Critics of the mortgage tax break says the country simply can’t afford to turn down billions of dollars a year for federal and state coffers. The mortgage deduction also may push people to take on risky mortgage they can’t afford, say critics, and isn’t equitable because the deduction applies to taxpayers who itemize their deductions – and benefits higher-income households more.

The National Association of Realtors (NAR) has shown increasing alarm over the possibility of eliminating the deduction over the past months. Last year, the NAR declared eliminating the deduction would decrease home values by as much as 15 percent. The NAR also asked its 1.1 million members to contact their senators and congressmen and voice their concerns over the potential of eliminating or altering the deduction.

As a Homeowner and a Member of the NAR I sent the following letter to my congressmen asking for his support to urge Congress to preserve, protect and defend the mortgage interest deduction before they whittle it down at the expense of other more expedient budget cuts.

Consider the consequences if homeowners and buyers lose the time-honored and cherished mortgage interest deduction. This tax deduction built the dream of homeownership in America. The bottom line is you may well lose personally, and for certain so will your business if it is eliminated or significantly reduced in any way.

We must speak loudly and clearly with one voice to ensure the further recovery of our economy and the housing market and educate every legislator about how much the mortgage interest deduction matters to us.  Therefore, I urge everyone to take action to Preserve, Protect and Defend the mortgage interest deduction.  No economic recovery is possible without a vibrant housing market.

Please Take Action Today!

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Is NOW a good time to become a Real Estate Agent?

New Real Estate AgentsIf you are an individual who has considered getting into the Real Estate business, you have probably asked yourself a hundred times, if NOW is a good time to become a licensed Realtor. Everyone around you is probably telling you NO, but if you asked any successful Realtors, they would probably tell you different.

If you asked any successful Realtors they would tell you that NOW is in fact the perfect time to become an agent. How is this possible you might ask? Upon asking many successful Realtors if NOW would be a good time to become a Realtor, they would presumably tell you that if you can survive and make money in this market, when the market takes a turn for the better, you will reap the benefits of all the hard work you put in during the not so easy market.

Keep in mind, if you are considering getting into the market now, you will have to work much harder than you would, and you will have to affiliate yourself with a Company that can offer you the Management support, the training, and the high tech products and services that the Consumers want these days. As a new Agent, training and Broker Manager Support should be at the top of your list because this will be the key to your success.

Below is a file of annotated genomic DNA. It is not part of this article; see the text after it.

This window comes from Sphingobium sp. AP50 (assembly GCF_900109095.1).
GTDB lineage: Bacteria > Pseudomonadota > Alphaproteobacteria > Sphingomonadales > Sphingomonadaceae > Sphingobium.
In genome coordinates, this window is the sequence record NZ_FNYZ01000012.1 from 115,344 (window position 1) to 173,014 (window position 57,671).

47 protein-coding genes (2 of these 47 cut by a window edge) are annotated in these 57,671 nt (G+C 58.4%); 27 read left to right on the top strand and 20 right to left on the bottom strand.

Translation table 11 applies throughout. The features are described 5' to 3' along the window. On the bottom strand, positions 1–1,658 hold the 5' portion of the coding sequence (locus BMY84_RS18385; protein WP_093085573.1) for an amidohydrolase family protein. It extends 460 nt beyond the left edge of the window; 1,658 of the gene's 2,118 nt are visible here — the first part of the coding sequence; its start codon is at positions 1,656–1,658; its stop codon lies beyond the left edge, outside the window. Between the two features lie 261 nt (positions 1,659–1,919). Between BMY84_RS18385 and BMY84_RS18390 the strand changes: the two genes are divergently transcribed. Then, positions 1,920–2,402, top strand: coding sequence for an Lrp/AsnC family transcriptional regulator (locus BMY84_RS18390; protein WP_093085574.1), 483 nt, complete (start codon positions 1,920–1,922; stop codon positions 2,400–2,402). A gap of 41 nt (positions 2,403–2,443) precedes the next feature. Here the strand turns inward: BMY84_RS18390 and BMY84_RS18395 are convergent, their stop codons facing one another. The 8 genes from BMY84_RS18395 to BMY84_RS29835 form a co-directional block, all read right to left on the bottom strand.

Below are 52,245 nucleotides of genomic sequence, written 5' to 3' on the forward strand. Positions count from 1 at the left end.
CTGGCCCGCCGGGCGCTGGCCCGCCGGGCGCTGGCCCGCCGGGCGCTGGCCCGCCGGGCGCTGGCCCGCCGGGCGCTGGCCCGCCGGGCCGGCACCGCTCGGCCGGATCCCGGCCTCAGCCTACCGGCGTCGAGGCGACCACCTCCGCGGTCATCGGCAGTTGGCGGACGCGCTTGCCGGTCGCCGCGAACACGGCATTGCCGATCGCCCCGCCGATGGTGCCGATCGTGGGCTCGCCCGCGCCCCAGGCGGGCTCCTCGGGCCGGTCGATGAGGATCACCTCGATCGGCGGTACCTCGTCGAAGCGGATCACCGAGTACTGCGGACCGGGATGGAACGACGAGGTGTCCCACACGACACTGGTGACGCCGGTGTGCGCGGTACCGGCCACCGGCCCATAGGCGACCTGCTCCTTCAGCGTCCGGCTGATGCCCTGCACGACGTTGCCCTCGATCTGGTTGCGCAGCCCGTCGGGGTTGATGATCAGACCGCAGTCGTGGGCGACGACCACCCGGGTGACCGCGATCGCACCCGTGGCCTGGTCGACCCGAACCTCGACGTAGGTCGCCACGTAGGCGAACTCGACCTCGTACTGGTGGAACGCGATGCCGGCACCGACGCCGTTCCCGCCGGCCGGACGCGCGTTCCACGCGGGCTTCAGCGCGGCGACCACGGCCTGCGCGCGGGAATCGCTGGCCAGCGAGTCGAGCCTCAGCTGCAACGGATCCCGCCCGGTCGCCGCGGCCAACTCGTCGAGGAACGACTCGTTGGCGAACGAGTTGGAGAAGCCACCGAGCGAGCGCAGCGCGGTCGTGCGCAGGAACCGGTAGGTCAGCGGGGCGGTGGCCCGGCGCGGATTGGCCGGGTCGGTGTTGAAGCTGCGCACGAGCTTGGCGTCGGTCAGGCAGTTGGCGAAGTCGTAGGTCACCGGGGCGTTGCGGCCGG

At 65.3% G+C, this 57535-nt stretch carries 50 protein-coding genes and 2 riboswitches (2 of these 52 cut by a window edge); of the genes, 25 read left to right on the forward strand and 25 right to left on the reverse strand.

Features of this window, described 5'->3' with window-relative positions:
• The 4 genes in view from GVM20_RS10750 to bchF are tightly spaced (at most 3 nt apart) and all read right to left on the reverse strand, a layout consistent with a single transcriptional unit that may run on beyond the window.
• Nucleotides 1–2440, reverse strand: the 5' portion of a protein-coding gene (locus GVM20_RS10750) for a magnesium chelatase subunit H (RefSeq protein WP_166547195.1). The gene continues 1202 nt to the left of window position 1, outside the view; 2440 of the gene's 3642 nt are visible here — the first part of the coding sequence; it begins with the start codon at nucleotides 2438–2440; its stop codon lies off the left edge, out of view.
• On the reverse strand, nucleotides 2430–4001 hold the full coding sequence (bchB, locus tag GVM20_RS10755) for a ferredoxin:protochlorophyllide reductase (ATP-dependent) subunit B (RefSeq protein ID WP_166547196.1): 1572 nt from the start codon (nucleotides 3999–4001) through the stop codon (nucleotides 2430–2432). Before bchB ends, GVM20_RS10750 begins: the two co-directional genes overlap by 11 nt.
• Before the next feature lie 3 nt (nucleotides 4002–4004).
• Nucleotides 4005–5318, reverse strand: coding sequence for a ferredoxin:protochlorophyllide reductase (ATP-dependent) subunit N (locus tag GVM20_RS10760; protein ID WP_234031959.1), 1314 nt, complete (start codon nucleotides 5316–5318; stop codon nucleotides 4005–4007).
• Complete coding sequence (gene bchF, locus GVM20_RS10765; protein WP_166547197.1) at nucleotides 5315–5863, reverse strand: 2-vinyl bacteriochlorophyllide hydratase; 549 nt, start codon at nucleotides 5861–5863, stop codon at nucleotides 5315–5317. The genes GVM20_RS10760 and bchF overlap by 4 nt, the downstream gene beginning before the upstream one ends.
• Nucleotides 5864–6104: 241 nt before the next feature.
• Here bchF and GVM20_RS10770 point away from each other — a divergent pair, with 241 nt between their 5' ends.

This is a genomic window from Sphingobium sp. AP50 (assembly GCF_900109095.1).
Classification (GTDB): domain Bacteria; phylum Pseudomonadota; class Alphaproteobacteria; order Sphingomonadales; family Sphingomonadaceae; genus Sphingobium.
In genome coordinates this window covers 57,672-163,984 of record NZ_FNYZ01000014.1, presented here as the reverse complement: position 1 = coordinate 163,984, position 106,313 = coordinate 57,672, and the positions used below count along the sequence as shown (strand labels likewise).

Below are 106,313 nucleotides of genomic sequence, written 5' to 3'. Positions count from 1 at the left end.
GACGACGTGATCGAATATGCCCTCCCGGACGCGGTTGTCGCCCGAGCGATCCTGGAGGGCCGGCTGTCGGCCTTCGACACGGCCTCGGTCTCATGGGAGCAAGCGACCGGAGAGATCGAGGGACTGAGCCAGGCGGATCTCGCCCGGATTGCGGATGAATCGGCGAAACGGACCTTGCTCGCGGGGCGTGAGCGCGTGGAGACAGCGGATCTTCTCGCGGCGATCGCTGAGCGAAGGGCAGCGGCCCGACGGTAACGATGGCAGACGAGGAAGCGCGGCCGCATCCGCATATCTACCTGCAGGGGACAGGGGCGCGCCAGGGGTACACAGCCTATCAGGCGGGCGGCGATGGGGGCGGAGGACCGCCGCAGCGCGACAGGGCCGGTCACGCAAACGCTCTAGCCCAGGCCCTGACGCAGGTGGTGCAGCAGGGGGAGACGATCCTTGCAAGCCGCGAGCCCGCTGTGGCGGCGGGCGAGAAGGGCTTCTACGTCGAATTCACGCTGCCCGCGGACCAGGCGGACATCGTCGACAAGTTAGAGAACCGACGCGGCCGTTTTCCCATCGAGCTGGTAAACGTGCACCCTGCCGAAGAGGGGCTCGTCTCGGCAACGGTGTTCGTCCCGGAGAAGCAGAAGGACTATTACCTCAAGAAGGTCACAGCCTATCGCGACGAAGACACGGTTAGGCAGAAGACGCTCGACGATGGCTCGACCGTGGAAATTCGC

Many of the agents, who have been in the Market since it was at its peak will most likely tell you to reconsider Real Estate and not get involved at this time. The truth is this market has taken a toll on these agents, causing a lot of them to give up, finding new careers or an easier ways of making money. Back in the 1990’s, it seemed like properties sold themselves, and agents just got buyers in the door, people would come to them. Now days, the agent has to seek out the client, put in actual work, so to speak. Most of them are not used to this, and just don’t put in the effort they should and consequently they end up out of the Business.

Being an agent takes a certain type of person. You have to keep a positive attitude no matter what kind of market it is. I know that becoming a Realtor in this Market can work for a new agent. Being educated on the market conditions and the high tech products and services that the Consumers want will help you to become a successful agent, if not now than when the Market picks up again. Hard work in this business really pays off, no matter how rocky the real estate market may be. Just like in a good market, you only get what you put into it.

Therefore, if you are considering becoming an agent, simply because you think it’s a lot of money, for so little work then now is not a good market for you. You have to be willing to put in the hard work in order for it to payoff the way you expect. Even in a good market, the harder you work, the more successful you will be. I often remind my Fellow Agents and Broker that Real Estate is the highest paying hard work and the lowest paying easy work.

The “Market” should never determine how successful you will be in any given market. Don’t let the media and all these news reports on the Market scare you. Take all the necessary training classes and speak with your Broker or Manager anytime you start to feel frustrated. If you work with the right Company you always have the support that you need right at your finger tips.

So the next time you ask yourself , if NOW is a good time to become a licensed Realtor, the answer to this question is YES! Take a chance and reap the benefits of this lucrative Business that we call Real Estate. I did!